Around a Nonfiction Text.

Before delving into the main text, consider how the author has framed the book for the reader by exploring these features:

  • Introduction
  • Author’s Note
  • Illustrator’s Note
  • Preface
  • Afterward
  • Appendix

Around features not only introduce readers to a topic, they also provide additional information about the subject and the author’s experience researching it. By carefully examining an author’s note, for example, students might learn how that person became interested in the topic, the kind of research required to write the book, and what discoveries were made. This information demystifies the process of creating nonfiction and helps readers understand the passion writers have for the topics they investigate.

Inside a nonfiction text.

As you discuss reading a text, explore how these features support the text or extend it by providing additional information:

  • Headings and subheadings
  • Sidebars and insets
  • Photographs and captions
  • Diagrams
  • Graphs, charts and tables
  • Timelines
  • Maps

While headings and subheadings can guide students as they read, photographs and captions extend and assist in comprehension. A photograph may show details not included in written text. Captions can go much further by pointing out details, providing additional information beyond the text or the photo, giving opinions, speculating, and posing questions for the reader to think about. It’s a good idea to consider how these features complement and extend the writing.

Both text structure and text features provide ways for writers to organize and introduce information, while keeping the narrative engaging. When we introduce these features of nonfiction to students, they benefit both as readers and writers. Having conversations about texts is a major component of the Common Core State Standards. Discussing how texts are constructed and using examples from quality nonfiction books is both illuminating and essential.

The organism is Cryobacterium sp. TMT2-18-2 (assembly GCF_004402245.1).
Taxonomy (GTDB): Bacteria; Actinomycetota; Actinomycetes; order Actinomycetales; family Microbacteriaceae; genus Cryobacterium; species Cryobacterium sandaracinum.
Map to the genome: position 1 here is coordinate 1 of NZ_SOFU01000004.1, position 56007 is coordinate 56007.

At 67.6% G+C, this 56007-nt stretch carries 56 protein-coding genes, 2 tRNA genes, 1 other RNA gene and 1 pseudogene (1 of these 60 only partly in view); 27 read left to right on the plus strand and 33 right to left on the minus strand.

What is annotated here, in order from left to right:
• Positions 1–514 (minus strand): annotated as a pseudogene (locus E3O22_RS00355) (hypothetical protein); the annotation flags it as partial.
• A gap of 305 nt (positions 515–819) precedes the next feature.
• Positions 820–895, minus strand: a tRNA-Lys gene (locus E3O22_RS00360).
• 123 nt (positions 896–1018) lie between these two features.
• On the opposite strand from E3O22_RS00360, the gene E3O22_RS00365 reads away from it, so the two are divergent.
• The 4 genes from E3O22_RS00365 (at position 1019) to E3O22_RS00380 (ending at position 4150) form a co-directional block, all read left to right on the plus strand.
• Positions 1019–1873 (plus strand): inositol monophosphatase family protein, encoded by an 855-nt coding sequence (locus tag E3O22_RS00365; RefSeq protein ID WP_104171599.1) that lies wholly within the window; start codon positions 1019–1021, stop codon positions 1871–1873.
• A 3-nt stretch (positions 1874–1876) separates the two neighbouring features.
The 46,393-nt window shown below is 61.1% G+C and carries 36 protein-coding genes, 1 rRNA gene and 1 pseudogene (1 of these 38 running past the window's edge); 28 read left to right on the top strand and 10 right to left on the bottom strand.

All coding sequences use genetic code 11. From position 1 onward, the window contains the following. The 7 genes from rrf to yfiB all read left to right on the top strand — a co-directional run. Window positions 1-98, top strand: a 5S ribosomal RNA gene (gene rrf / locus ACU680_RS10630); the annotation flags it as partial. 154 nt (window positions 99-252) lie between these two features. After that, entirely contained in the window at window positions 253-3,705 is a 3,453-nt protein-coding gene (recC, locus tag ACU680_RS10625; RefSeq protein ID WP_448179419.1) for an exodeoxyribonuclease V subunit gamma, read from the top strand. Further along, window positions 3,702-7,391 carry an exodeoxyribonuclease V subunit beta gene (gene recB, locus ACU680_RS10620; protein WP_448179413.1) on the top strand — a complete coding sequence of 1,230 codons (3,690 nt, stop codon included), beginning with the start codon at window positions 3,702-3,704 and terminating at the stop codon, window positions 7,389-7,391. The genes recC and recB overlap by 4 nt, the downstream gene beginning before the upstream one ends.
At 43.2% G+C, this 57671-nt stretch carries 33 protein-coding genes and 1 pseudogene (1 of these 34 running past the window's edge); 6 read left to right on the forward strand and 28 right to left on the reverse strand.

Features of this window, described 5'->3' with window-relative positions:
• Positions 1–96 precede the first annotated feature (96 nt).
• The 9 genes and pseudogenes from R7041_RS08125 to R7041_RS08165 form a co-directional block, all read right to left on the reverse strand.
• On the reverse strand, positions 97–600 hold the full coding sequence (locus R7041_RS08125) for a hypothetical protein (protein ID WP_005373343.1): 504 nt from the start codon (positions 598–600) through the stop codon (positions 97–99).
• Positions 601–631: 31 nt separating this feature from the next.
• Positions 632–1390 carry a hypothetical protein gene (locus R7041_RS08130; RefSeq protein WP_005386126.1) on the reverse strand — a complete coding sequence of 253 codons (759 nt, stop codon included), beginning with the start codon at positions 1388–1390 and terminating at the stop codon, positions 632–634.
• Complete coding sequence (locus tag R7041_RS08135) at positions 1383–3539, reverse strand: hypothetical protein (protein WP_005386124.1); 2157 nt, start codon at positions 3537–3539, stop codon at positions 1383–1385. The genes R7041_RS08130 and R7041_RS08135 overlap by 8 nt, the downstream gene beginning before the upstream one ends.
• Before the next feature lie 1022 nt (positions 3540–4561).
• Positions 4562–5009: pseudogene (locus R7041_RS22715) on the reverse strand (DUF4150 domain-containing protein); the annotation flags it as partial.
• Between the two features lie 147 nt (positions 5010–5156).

This article was featured in School Library Journal's Curriculum Connections enewsletter. Subscribe today to have more articles like this delivered every month for free.

Share

Comments

  1. Great article! Exceptional information with share with teachers who struggle to teach reading at the high school level!

  2. Christine Thomka says:

    Wonderful article with great information. I was greatly disappointed to discover that the book being discussed was more than 10 years old, long before Common Core Curriculum Standards and even several years before NCLB. Although the topic is current, why are the authors writing about this book now? Couldn’t they find a more recently published book to talk about?

  3. Myra Zarnowski says:

    Christine, the reason for discussing the book CHECKING OUT NONFICTION K-8 is that in my opinion this book has the best available explanation of nonfiction features. True, it is ten years old, but it is still valuable and still valid. The authors are experts in nonfiction children’s literature. The fact that the two comments on our piece describe the information it contains as “great” and “exceptional” shows me how valuable this information is. Still, if you are looking for a current book on nonfiction, I highly recommend TEACHING WITH TEXT SETS by Mary Ann Cappiello and Erika Thulin Dawes. it is brand new and very useful.
    ,

  4. Thank you, Myra, for suggesting TEACHING WITH TEXT SETS. Christine, I also want to add that there are very few resources out there that talk about the books themselves at the level that we think is necessary. There are books about using nonfiction to do research, teach reading strategies, and explore content. But there are very few books (and most of them early 2000s) that discuss how nonfiction operates, how to understand the field of nonfiction literature for children, the different ways that form and shape impact meaning-making, etc. While I understand your surprise at the older title, your reaction is spot-on in that we need to continue writing about nonfiction in order to better understand how we can use it in the classroom for multiple purposes (teaching reading, literary analysis, writing, and content, to name a few).

  5. As a children’s nonfiction author, I thought this post was very interesting and will be ordering the book discussed. Particularly the insight into why children might assume that every nonfiction book is similar. I was discussing today that many children (and parents) do not think about reading nonfiction for pleasure, because they think of survey texts and associate it with project work. They may not have easy access to the vast range of recreational nonfiction produced by educational and trade publishers, with topics chosen for excitement and fun rather than explicitly linked to the curriculum.

Trackbacks

  1. [...] Deconstructing Nonfiction | On Common Core | School Library Journal [...]